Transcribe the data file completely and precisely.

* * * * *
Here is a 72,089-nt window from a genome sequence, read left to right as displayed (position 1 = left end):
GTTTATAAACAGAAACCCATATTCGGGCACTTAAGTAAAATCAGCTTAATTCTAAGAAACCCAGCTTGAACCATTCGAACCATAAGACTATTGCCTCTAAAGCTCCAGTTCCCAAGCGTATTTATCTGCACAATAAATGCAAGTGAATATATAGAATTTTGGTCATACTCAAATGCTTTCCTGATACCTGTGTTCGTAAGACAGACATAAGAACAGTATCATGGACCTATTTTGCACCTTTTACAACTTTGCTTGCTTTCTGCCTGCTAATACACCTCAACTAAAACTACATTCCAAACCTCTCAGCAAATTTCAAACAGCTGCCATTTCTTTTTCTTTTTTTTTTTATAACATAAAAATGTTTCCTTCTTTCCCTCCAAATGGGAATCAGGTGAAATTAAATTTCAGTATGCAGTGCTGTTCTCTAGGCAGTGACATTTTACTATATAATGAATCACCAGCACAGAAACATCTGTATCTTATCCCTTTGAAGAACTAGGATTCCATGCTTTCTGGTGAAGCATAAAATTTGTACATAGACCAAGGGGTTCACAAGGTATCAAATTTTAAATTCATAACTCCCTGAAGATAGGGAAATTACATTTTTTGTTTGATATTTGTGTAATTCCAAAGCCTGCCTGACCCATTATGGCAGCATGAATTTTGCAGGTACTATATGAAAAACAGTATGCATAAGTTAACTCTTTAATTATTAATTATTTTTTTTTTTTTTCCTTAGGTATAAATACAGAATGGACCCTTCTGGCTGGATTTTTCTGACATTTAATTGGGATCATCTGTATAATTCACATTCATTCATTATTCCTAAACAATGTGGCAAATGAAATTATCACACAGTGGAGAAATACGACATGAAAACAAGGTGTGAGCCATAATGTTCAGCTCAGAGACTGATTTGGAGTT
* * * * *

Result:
Here is a 72,089-nt window from a genome sequence, read left to right as displayed (position 1 = left end):
GTTTATAAACAGAAACCCATATTCGGGCACTTAAGTAAAATCAGCTTAATTCTAAGAAACCCAGCTTGAACCATTCGAACCATAAGACTATTGCCTCTAAAGCTCCAGTTCCCAAGCGTATTTATCTGCACAATAAATGCAAGTGAATATATAGAATTTTGGTCATACTCAAATGCTTTCCTGATACCTGTGTTCGTAAGACAGACATAAGAACAGTATCATGGACCTATTTTGCACCTTTTACAACTTTGCTTGCTTTCTGCCTGCTAATACACCTCAACTAAAACTACATTCCAAACCTCTCAGCAAATTTCAAACAGCTGCCATTTCTTTTTCTTTTTTTTTTTATAACATAAAAATGTTTCCTTCTTTCCCTCCAAATGGGAATCAGGTGAAATTAAATTTCAGTATGCAGTGCTGTTCTCTAGGCAGTGACATTTTACTATATAATGAATCACCAGCACAGAAACATCTGTATCTTATCCCTTTGAAGAACTAGGATTCCATGCTTTCTGGTGAAGCATAAAATTTGTACATAGACCAAGGGGTTCACAAGGTATCAAATTTTAAATTCATAACTCCCTGAAGATAGGGAAATTACATTTTTTGTTTGATATTTGTGTAATTCCAAAGCCTGCCTGACCCATTATGGCAGCATGAATTTTGCAGGTACTATATGAAAAACAGTATGCATAAGTTAACTCTTTAATTATTAATTATTTTTTTTTTTTTTCCTTAGGTATAAATACAGAATGGACCCTTCTGGCTGGATTTTTCTGACATTTAATTGGGATCATCTGTATAATTCACATTCATTCATTATTCCTAAACAATGTGGCAAATGAAATTATCACACAGTGGAGAAATACGACATGAAAACAAGGTGTGAGCCATAATGTTCAGCTCAGAGACTGATTTGGAGTT